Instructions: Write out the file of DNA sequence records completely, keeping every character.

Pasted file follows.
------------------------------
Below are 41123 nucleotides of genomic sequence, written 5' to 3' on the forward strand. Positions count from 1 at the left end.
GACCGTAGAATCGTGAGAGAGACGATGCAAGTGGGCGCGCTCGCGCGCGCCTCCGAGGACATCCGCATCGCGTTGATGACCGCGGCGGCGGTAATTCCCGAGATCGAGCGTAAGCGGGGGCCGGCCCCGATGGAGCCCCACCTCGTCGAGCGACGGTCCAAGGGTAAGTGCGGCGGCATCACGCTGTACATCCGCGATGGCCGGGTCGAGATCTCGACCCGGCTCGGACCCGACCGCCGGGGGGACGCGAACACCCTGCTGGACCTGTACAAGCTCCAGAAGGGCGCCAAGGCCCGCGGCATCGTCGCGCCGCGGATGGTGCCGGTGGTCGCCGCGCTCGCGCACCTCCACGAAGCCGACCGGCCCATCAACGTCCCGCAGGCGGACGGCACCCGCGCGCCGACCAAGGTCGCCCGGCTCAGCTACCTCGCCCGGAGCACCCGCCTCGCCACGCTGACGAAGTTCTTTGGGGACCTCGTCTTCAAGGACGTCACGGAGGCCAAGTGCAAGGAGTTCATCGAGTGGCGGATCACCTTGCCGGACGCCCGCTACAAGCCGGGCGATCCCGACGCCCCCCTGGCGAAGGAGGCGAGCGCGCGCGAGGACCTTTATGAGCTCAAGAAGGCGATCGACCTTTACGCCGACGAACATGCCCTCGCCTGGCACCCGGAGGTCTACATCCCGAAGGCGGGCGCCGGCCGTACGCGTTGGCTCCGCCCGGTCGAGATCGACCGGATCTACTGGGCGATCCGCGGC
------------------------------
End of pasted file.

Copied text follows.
Below are 41123 nucleotides of genomic sequence, written 5' to 3' on the forward strand. Positions count from 1 at the left end.
GACCGTAGAATCGTGAGAGAGACGATGCAAGTGGGCGCGCTCGCGCGCGCCTCCGAGGACATCCGCATCGCGTTGATGACCGCGGCGGCGGTAATTCCCGAGATCGAGCGTAAGCGGGGGCCGGCCCCGATGGAGCCCCACCTCGTCGAGCGACGGTCCAAGGGTAAGTGCGGCGGCATCACGCTGTACATCCGCGATGGCCGGGTCGAGATCTCGACCCGGCTCGGACCCGACCGCCGGGGGGACGCGAACACCCTGCTGGACCTGTACAAGCTCCAGAAGGGCGCCAAGGCCCGCGGCATCGTCGCGCCGCGGATGGTGCCGGTGGTCGCCGCGCTCGCGCACCTCCACGAAGCCGACCGGCCCATCAACGTCCCGCAGGCGGACGGCACCCGCGCGCCGACCAAGGTCGCCCGGCTCAGCTACCTCGCCCGGAGCACCCGCCTCGCCACGCTGACGAAGTTCTTTGGGGACCTCGTCTTCAAGGACGTCACGGAGGCCAAGTGCAAGGAGTTCATCGAGTGGCGGATCACCTTGCCGGACGCCCGCTACAAGCCGGGCGATCCCGACGCCCCCCTGGCGAAGGAGGCGAGCGCGCGCGAGGACCTTTATGAGCTCAAGAAGGCGATCGACCTTTACGCCGACGAACATGCCCTCGCCTGGCACCCGGAGGTCTACATCCCGAAGGCGGGCGCCGGCCGTACGCGTTGGCTCCGCCCGGTCGAGATCGACCGGATCTACTGGGCGATCCGCGGC